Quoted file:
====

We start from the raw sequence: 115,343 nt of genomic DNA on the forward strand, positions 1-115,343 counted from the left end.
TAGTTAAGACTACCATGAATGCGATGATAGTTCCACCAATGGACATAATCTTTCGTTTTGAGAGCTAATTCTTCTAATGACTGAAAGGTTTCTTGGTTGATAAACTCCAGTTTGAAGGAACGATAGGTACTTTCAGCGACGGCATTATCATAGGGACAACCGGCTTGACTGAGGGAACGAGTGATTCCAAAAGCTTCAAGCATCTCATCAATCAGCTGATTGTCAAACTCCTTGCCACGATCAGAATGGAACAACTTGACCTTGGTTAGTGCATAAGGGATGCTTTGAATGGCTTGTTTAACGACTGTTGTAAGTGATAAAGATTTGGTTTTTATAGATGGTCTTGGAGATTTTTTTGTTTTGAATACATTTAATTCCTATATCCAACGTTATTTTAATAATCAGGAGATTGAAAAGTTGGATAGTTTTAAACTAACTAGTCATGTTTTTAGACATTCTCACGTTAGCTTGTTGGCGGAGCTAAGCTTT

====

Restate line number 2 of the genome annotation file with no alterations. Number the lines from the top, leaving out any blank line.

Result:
TAGTTAAGACTACCATGAATGCGATGATAGTTCCACCAATGGACATAATCTTTCGTTTTGAGAGCTAATTCTTCTAATGACTGAAAGGTTTCTTGGTTGATAAACTCCAGTTTGAAGGAACGATAGGTACTTTCAGCGACGGCATTATCATAGGGACAACCGGCTTGACTGAGGGAACGAGTGATTCCAAAAGCTTCAAGCATCTCATCAATCAGCTGATTGTCAAACTCCTTGCCACGATCAGAATGGAACAACTTGACCTTGGTTAGTGCATAAGGGATGCTTTGAATGGCTTGTTTAACGACTGTTGTAAGTGATAAAGATTTGGTTTTTATAGATGGTCTTGGAGATTTTTTTGTTTTGAATACATTTAATTCCTATATCCAACGTTATTTTAATAATCAGGAGATTGAAAAGTTGGATAGTTTTAAACTAACTAGTCATGTTTTTAGACATTCTCACGTTAGCTTGTTGGCGGAGCTAAGCTTT